Prevention is better than cure

There are several compelling reasons for extending outpatient health care coverage

December 27, 2021 12:18 am | Updated 12:25 am IST

As per the government and various representative surveys, the catastrophic impact of outpatient expenses on Indian households is disproportionately greater than inpatient expenditure. Picture for representation.

As per the government and various representative surveys, the catastrophic impact of outpatient expenses on Indian households is disproportionately greater than inpatient expenditure. Picture for representation.

Outpatient (OP) health care, mainly comprising doctor consultations, drugs, and tests, can be called ‘the elephant in the room’ of Indian public health care policy. Over the past two decades, initiatives announced to extend health care coverage to the indigent sections have come under criticism due to their near-exclusive focus on hospitalisation (inpatient, IP) care. This owes to the fact that OP expenses have the majority share in total out-of-pocket (OOP) expenditure on health. As per the government and various representative surveys, the catastrophic impact of OP expenses on Indian households is disproportionately greater than IP expenditure.

The need for coverage

There are, however, other compelling reasons for extending OP care coverage. First, IP care comprises high-impact and unavoidable episodes that are less prone to misuse than OP care, for which demand is considerably more sensitive to price and is thus more prone to overuse under health insurance. This logic, among other reasons, has led to IP insurance schemes being prioritised. However, while a price-sensitive demand for OP care entails that it could be misused under insurance, it also means that OP care, which includes preventive and primary health care, is the first to come under the knife when there is no insurance. In India, where there are many public IP insurance schemes but no OP coverage, this incentive is further amplified. The mantra of ‘prevention is better than cure’ thus goes for a toss.


Second, it defies economic sense to prioritise IP care over OP care for public funds. Healthcare markets are notorious for being imperfect. However, this is more so for preventive and primary care services which often come with externalities, elicit little felt need and demand, and must therefore be the primary recipients of public investment.

Third, positive feedback in health systems could mean that greater investments in IP care today translate to even greater IP care investments in future, further diminution in primary care spending, and ultimately lesser ‘health’ for the money invested. None of these are conducive to the epidemiological profile that characterises this country.

Some recent policy pronouncements by the Centre have conveyed an inclination to expand healthcare coverage with little fiscal implications for the government. A corollary is that private commercial insurance has been proposed for extending OP care coverage nationwide. Little thought has gone into the many reasons why this could prove detrimental, if not a resounding debacle.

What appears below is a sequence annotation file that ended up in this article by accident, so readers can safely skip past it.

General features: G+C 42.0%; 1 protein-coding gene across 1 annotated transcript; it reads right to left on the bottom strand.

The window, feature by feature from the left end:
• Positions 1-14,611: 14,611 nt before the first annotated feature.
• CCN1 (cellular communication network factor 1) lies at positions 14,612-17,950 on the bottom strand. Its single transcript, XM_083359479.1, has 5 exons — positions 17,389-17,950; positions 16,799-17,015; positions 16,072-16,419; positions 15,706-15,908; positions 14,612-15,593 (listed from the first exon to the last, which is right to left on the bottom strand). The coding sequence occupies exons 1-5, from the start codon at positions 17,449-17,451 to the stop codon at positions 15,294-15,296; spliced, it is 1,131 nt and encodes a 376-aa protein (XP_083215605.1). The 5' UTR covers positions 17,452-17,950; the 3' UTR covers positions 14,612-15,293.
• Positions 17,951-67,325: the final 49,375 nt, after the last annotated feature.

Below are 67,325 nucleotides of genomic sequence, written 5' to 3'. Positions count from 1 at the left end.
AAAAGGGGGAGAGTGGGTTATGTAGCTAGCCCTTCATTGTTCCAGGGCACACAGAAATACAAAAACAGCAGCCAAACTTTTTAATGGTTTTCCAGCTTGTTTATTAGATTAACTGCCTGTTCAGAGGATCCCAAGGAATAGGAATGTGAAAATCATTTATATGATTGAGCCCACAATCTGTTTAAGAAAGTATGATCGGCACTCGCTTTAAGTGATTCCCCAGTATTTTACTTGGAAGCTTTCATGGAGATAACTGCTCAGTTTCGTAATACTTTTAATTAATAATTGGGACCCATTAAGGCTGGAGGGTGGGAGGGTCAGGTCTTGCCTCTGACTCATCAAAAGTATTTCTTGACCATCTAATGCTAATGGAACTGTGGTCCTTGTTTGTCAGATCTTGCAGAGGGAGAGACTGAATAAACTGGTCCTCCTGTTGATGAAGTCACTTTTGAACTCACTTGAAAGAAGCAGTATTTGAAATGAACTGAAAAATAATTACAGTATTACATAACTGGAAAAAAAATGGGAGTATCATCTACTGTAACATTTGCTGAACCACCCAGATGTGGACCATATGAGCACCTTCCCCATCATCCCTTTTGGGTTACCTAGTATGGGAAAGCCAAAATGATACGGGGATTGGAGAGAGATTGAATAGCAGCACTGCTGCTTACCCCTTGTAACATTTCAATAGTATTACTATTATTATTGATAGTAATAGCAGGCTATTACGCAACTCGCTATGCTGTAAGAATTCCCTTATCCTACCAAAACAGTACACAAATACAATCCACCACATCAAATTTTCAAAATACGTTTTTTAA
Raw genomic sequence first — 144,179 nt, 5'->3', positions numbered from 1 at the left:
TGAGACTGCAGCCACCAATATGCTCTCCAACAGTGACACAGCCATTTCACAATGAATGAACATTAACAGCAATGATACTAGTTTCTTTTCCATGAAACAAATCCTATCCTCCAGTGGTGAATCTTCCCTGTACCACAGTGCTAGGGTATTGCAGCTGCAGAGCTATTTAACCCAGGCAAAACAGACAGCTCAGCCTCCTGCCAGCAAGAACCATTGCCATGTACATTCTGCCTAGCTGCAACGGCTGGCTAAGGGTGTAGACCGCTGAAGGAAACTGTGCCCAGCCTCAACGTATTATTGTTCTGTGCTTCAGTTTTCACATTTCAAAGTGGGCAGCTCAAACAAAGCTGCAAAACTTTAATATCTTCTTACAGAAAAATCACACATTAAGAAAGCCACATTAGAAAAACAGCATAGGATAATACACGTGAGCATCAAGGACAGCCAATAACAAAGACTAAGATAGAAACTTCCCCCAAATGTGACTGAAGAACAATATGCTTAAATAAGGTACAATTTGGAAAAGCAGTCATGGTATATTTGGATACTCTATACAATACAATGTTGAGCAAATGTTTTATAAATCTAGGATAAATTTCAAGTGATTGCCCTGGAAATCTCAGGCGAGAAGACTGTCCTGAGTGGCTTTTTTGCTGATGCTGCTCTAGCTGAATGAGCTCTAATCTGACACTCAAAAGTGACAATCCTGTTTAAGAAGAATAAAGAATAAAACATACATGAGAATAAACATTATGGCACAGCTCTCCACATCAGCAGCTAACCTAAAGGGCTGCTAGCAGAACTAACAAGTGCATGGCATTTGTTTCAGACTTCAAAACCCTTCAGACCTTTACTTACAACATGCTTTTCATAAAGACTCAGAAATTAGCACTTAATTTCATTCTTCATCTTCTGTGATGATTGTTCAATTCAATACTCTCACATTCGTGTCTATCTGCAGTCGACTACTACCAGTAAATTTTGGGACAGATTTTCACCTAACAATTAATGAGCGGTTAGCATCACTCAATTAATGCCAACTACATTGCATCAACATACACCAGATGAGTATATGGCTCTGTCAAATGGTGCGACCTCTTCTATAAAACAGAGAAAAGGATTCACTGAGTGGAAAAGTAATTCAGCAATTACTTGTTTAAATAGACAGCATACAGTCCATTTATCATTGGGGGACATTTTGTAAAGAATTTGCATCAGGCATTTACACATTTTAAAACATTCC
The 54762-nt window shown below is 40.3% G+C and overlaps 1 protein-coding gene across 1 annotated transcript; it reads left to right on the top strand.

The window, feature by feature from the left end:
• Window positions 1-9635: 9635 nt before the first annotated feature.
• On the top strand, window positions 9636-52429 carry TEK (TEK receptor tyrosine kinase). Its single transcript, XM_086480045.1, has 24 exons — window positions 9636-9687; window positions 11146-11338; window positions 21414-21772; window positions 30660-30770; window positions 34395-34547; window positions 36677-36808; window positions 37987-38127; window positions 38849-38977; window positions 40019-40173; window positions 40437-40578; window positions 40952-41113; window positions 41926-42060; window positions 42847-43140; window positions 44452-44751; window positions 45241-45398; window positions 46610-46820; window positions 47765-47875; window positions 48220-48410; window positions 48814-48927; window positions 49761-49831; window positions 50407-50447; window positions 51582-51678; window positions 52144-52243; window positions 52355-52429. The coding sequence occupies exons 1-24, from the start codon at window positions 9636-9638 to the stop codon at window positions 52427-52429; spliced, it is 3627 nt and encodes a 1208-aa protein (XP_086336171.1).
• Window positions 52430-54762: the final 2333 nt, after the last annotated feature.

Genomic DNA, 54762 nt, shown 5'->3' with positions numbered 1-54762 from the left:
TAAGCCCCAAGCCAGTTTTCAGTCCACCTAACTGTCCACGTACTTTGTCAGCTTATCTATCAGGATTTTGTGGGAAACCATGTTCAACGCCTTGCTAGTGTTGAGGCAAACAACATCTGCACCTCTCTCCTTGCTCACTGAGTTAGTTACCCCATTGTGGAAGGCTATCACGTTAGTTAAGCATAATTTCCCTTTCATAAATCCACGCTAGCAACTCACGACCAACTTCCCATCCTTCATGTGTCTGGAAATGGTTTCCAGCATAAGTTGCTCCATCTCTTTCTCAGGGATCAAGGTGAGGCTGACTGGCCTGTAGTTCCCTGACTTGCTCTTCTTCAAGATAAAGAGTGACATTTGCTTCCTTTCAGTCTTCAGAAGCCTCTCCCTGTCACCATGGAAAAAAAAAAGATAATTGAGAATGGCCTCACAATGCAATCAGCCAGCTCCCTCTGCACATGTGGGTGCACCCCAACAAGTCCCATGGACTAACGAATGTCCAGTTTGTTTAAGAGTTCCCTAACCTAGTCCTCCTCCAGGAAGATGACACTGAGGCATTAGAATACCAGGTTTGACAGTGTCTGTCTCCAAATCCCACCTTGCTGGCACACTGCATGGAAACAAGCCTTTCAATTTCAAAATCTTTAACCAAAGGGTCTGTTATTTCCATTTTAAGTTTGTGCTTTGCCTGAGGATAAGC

This has to do with the reasons why OP care insurance has not caught on in India yet: under-regulated OP practices and the lack of standards therein; the difficulty to monitor OP clinical and prescribing behaviours and the concomitant higher likelihood of malpractices; low public awareness of insurance products and a low ability to discern entitlements and exclusions; and the high frequency of OP episodes and thus a giant volume of claims all embedded in a context characterised by low incomes and a high disease burden. All these entail tremendous (and largely wasteful) costs and administrative complexity, and it would be of little help even if the government was to step in with considerable subsidies. Add to it the inexperience that a still under-developed private OP insurance sector brings.

Back to the basics

It is important to note a few caveats at the outset. First, significant improvements in healthcare are implausible without significant fiscal and time commitments. Second, there is no ‘perfect’ model of expanding healthcare — the emphasis must be on finding the best fit. Third, implementing even such a best fit could involve adopting certain modalities with known drawbacks.

For India, wisdom immediately points to successful countries that are (or were, at one point) much closer to its socioeconomic fabric, such as Thailand, than countries like the U.S. which we currently look to emulate. The remarkable decline in OOP expenditure that Thailand recorded was achieved on the back of a universal, tax-financed, public sector-predominant model of OP care.

The focus must be on expanding public OP care facilities and services financed mainly by tax revenues. Now, the sparse number and distribution of public facilities offers various modes of rationing care, and their expansion is likely to result in a considerable spike in demand. Systematic, judicious, and tiered copayments on certain OP services that are prone to overuse may be needed, as also a standard benefit package. Contracting with private players based on objective and transparent criteria would also be called for, with just enough centralised supervision to deter corruption while preserving local autonomy. To deter supply-side malpractices, low-powered modes of provider payment, such as capitation, may be considered for private providers wherever possible.

Dr. Soham D. Bhaduri is a physician, health policy expert, and chief editor of The Indian Practitioner

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